Information has never been more accessible than it is today. With just a few clicks, I can find out just about anything on any subject of my choosing. With just the press of a button, I can access 24-hour news. While this certainly has its benefits (I cannot imagine having to write an essay on epistemology without the aid of the internet), I have come to realize that for many people, this has at least one big downside.
In a time when we are constantly bombarded with general information, facts, and figures, people have become numb to some of the most pressing issues humanity is still trying to contend with.
Of course, I am guilty of this myself. It is easy to shrug off the headline that pops up on my lock screen saying the Earth is projected to warm 3.2° C by the century's end when concepts like this can be difficult to intuitively conceptualize.
When we should all be scrambling to do our part to solve these issues of global significance - climate change, the violation of human rights, the resurgence of authoritarianism, etc.- many of us feel unmoved. Rather than complacency, however, I believe this is simply a result of our inability to properly process the information thrown at us, and while this may not be a revolutionary idea, I think it is important to highlight just what a difference being able to properly understand information - statistical or not - is.
In September I was invited to UNICEF in New York City to help motivate member states to reaffirm their commitment to the implementation of the Convention on the Rights of the Child. During my visit to UNICEF, I was told that during 2018, 3,758 children had been killed in areas of conflict around the world. When I recently recounted this figure in a school assembly during the lead up to World Children's Day, I felt the significance of this number was lost on my audience. If I am being honest, it may have been somewhat lost on me when I first heard it, It was not until I visited an exhibit on the north lawn of the UN when this number really sank in.
Walking among these backpacks, which unmistakably resemble gravestones and represent individual children killed in zones of conflict during 2018, I felt a sense of loss that I could not feel from a statistic alone; the backpacks allowed me to truly understand this information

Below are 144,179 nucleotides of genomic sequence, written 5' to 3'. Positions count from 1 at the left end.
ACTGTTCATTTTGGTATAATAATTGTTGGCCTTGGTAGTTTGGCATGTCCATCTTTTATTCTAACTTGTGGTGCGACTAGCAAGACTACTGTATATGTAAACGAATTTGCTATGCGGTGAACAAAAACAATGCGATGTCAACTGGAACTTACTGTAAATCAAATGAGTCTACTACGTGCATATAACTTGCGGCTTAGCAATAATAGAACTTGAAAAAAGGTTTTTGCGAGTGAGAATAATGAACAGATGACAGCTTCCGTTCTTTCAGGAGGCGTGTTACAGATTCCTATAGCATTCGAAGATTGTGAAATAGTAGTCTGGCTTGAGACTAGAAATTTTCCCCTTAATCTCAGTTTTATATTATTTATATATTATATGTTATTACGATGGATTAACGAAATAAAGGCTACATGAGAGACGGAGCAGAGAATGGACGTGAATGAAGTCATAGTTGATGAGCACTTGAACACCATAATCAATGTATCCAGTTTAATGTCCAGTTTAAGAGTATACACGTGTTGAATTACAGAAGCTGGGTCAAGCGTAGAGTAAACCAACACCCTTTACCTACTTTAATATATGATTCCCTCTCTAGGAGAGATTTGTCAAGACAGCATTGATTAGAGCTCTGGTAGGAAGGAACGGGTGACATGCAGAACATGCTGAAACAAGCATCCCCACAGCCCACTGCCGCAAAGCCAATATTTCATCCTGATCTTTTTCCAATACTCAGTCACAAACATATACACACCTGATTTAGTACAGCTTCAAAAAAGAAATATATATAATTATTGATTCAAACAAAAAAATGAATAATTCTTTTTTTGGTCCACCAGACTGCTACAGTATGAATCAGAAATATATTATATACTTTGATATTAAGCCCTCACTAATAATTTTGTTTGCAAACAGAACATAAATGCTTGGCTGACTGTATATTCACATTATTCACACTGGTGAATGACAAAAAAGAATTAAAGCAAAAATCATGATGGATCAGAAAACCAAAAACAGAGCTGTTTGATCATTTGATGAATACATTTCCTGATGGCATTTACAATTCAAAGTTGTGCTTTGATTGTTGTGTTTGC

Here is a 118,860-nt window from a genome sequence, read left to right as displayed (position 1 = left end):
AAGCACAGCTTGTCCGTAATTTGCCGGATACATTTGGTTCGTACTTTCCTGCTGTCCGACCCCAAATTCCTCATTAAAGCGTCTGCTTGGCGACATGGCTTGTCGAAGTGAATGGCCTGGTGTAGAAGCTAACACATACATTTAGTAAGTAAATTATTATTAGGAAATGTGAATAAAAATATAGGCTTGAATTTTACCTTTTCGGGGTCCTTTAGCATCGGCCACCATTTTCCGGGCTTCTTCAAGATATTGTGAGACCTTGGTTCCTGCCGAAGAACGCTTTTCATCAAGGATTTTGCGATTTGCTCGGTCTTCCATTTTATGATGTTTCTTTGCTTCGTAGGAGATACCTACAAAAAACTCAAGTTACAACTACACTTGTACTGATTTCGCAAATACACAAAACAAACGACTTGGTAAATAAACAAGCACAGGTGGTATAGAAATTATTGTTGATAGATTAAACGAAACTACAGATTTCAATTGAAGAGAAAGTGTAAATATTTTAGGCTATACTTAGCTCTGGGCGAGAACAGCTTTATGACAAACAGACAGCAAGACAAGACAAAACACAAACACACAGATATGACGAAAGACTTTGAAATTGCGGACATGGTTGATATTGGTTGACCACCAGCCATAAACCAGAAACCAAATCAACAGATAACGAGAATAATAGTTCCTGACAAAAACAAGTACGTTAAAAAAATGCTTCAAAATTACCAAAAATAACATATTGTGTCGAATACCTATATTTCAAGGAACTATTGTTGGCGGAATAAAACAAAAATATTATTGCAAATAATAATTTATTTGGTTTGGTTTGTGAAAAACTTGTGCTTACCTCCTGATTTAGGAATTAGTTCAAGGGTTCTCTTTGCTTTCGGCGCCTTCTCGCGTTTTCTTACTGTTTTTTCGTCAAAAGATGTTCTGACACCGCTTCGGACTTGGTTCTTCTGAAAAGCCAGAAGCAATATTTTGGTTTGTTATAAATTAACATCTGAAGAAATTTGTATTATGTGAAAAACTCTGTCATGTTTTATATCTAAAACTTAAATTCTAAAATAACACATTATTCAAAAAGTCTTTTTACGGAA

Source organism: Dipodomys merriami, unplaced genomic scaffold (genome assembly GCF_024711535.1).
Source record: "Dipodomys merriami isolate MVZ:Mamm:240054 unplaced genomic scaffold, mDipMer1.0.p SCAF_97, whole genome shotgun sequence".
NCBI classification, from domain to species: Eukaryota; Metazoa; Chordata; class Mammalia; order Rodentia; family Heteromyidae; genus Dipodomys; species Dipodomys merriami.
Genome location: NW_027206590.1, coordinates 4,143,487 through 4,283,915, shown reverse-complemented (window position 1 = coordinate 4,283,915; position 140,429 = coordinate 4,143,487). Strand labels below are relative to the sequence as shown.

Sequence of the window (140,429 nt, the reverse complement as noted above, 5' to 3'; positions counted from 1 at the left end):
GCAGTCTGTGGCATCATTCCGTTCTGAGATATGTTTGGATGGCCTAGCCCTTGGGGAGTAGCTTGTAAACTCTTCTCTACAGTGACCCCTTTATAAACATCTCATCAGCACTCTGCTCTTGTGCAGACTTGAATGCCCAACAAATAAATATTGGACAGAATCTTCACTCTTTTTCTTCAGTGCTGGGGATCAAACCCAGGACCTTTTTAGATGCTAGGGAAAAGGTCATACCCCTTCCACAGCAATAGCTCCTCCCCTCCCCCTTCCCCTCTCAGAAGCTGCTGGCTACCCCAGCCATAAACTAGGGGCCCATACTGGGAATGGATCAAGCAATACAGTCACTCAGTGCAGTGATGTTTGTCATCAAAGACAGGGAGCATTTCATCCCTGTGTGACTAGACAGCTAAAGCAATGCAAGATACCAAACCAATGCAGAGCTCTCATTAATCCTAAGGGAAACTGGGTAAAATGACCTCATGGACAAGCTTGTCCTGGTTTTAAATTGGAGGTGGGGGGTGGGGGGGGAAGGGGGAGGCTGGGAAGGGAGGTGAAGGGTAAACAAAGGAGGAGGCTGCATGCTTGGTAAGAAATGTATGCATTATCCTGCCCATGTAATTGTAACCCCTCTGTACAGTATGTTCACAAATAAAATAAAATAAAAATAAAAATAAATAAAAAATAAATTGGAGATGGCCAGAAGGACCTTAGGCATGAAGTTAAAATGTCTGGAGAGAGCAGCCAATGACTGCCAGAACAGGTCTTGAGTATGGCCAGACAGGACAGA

Of course, the assembly audience at school could not be there to experience the exhibit but the above photo seemed to have the same effect on them as walking among the backpacks had for me.
This is the power of photography, and believe it represents the best way to fully understand the significance of the information we read.
Yet another example of the power of photography is a photo taken at the US Mexico Border in November 2018.
This was the photo that prompted me to do something about the ongoing crisis on the US-Mexico Border. I decided I was no longer going to sit idle and that I wanted to do something constructive to help end this crisis. Since then, I have embarked on a mission to compile a book of photos of migrants coming to the United States in an effort to humanize them and bring this issue to the attention of more people in the same impactful way it was brought to me.
Over the past year, I have come to understand just how powerful simple photography can be. I have felt it firsthand with the border crisis and seen its effect on others. At a time when we are constantly assaulted by facts and figures, the magnitude of the issues that really matter can be lost on us. I want to encourage everybody to explore humanity's most pressing issues through the lens of photography. Like me, you might find yourself surprised by the new perspective it might bring to you.